Meet Jael Weinberg, a creative arts therapist who works with people who have Alzheimer’s disease and memory loss. One of her co-workers describes Weinberg as an “old soul” who feels art can create widespread social change.
What do you do? I am the life enrichment director and a therapist at Callahan House in Shoreline, one of Aegis Living’s memory care communities. … In my role, I oversee the social, cognitive and emotional care of the residents. This means I do everything from planning parties, like our family Thanksgiving brunch and a 100th birthday party for a resident, to designing new activity programming (meditation, virtual trips to the Louvre, garden therapy, etc.), supporting the families of residents, facilitating therapy groups, having individual therapy sessions with residents, consulting with nursing and care staff and much more.
How did you get started in that field? I wanted to be a therapist for most of my life. I am also an artist, and creativity has always been a part of my identity. When I discovered the field of art therapy, I knew that was what I wanted to pursue. While getting my master’s degree from NYU, I interned at Mount Sinai Hospital in the geriatric psychiatric inpatient unit. There, I learned I absolutely love working with older adults.
What is a typical day like? I begin every day by meeting with the nursing and care staff to understand which residents may need special support that day. I update my life-enrichment team on plans for the day; I spend time booking special guests, performers and visiting specialists. I have individual therapy sessions with residents almost every day and email families updates about their loved ones. I host art therapy group or another activity such as my historical lecture series and spend time planning our next innovative program to fulfill the residents’ changing needs. In memory care, adaptation and the unexpected are always a given, so each day always looks a little different!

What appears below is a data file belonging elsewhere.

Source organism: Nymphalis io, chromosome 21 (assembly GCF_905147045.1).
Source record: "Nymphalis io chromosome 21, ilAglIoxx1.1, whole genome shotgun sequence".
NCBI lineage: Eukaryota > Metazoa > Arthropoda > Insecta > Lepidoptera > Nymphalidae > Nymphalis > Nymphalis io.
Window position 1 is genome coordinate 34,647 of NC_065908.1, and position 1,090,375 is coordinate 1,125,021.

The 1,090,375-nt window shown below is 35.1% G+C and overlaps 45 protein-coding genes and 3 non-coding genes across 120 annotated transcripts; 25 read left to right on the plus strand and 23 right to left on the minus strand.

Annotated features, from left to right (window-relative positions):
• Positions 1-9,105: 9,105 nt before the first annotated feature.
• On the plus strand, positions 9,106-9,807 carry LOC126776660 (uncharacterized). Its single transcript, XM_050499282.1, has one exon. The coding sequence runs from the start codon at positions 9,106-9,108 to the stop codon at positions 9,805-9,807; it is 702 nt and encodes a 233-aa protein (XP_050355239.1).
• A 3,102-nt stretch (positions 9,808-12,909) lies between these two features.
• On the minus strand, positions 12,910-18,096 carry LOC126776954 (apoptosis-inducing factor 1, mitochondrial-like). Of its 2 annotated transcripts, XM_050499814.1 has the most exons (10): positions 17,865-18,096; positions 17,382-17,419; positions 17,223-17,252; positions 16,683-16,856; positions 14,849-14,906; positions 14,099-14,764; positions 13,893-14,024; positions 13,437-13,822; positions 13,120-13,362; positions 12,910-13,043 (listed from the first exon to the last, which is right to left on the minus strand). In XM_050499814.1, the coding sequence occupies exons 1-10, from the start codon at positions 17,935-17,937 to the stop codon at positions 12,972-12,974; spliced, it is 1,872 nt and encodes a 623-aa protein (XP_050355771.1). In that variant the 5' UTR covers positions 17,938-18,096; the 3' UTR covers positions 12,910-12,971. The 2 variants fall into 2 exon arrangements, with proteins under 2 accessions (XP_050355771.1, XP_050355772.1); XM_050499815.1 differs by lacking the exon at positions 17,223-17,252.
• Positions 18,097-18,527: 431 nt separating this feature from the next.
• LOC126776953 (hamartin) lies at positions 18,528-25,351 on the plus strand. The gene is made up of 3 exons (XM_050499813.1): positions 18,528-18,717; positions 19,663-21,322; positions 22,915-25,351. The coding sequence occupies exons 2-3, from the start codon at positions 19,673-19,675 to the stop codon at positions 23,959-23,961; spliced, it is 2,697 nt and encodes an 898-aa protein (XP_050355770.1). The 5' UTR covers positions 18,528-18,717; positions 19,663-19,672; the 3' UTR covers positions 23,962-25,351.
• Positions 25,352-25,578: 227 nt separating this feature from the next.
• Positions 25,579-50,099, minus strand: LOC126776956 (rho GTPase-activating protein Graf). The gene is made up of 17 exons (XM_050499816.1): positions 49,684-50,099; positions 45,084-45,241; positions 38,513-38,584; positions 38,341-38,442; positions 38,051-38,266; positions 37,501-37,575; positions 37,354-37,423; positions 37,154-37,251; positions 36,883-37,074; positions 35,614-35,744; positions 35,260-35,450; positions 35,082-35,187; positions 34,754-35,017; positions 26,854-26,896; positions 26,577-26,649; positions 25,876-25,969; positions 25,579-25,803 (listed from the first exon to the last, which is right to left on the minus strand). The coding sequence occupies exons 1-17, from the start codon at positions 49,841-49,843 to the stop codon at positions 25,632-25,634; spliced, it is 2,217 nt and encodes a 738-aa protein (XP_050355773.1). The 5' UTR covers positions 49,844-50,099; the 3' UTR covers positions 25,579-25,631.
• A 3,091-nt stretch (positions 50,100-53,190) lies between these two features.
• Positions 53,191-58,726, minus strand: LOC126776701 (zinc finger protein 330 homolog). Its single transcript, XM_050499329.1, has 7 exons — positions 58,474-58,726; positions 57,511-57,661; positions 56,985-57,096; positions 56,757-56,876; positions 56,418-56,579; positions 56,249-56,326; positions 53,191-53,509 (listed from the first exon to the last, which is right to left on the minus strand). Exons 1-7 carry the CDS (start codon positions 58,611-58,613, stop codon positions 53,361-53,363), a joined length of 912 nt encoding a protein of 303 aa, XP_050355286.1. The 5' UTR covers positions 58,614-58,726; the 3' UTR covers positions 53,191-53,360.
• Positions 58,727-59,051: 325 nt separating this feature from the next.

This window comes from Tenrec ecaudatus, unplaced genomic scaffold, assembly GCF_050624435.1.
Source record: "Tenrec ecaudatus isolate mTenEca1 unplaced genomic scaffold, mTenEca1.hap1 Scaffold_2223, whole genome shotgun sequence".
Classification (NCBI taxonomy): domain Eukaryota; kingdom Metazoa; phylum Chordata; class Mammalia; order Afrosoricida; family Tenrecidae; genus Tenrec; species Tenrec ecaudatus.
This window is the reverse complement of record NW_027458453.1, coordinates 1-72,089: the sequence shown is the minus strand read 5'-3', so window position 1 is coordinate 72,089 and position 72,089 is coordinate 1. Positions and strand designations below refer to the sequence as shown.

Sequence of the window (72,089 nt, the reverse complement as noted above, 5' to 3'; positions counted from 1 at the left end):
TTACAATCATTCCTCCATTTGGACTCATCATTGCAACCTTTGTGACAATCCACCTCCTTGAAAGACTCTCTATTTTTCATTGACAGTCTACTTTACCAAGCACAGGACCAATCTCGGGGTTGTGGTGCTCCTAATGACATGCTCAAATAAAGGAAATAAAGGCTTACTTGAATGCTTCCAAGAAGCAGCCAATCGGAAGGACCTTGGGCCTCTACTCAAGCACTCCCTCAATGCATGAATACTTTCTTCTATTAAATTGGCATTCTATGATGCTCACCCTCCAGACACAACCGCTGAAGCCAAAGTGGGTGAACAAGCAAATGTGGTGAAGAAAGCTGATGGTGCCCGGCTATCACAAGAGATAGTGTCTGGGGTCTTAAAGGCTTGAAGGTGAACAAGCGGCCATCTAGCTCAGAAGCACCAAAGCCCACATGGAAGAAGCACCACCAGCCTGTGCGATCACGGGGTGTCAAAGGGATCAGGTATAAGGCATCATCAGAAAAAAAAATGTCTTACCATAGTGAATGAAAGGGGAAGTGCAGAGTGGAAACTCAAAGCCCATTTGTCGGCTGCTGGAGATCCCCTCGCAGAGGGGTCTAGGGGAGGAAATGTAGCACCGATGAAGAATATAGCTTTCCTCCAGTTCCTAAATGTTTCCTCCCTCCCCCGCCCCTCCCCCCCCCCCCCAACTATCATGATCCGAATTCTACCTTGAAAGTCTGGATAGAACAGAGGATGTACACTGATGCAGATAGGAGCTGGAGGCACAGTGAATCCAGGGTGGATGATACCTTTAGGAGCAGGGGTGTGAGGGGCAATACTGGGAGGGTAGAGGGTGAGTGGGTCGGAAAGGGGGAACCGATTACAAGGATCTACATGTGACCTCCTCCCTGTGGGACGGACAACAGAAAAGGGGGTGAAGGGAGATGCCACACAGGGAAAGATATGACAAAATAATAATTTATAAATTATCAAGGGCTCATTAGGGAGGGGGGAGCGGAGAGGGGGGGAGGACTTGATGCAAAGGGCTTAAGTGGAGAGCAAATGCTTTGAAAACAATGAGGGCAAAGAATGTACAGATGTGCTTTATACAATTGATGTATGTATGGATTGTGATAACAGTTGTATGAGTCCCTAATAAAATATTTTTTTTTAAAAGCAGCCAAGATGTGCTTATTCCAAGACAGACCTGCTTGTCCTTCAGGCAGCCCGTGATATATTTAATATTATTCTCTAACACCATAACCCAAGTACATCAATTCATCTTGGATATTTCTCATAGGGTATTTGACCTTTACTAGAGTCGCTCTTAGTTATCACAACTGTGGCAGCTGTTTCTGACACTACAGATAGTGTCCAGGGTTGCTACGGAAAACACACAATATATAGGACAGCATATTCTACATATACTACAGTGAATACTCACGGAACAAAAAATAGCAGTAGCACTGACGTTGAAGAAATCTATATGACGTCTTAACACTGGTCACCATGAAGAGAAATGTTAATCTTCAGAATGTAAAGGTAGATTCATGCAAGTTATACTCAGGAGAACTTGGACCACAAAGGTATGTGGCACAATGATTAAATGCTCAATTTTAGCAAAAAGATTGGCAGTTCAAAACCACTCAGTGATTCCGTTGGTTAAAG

What’s the best of the job? I am a mental health counselor who gets to work in a unique setting and in diverse ways to bring the most effective support to people who need it. Getting to help make my residents feel valued, connected and appreciated is the best part of my job. The people I work with have complex, beautiful, important life stories, and I am a part of making their lives as fulfilled as possible. I lead a team of women doing work that betters the days of others, and I get to do it while utilizing many of my passions.
What surprises people about what you do? Everyone is surprised when I tell them my job is genuinely joyful. Dementia can be devastating; it can be painful and frustrating. Yet, joy can be found everywhere. People are surprised that working in this field means my days are full of many moments of beauty instead of sadness. People long to feel seen and understood, and I have the privilege of simultaneously validating the sad and frustrating moments my residents experience while celebrating each moment of happiness and connection.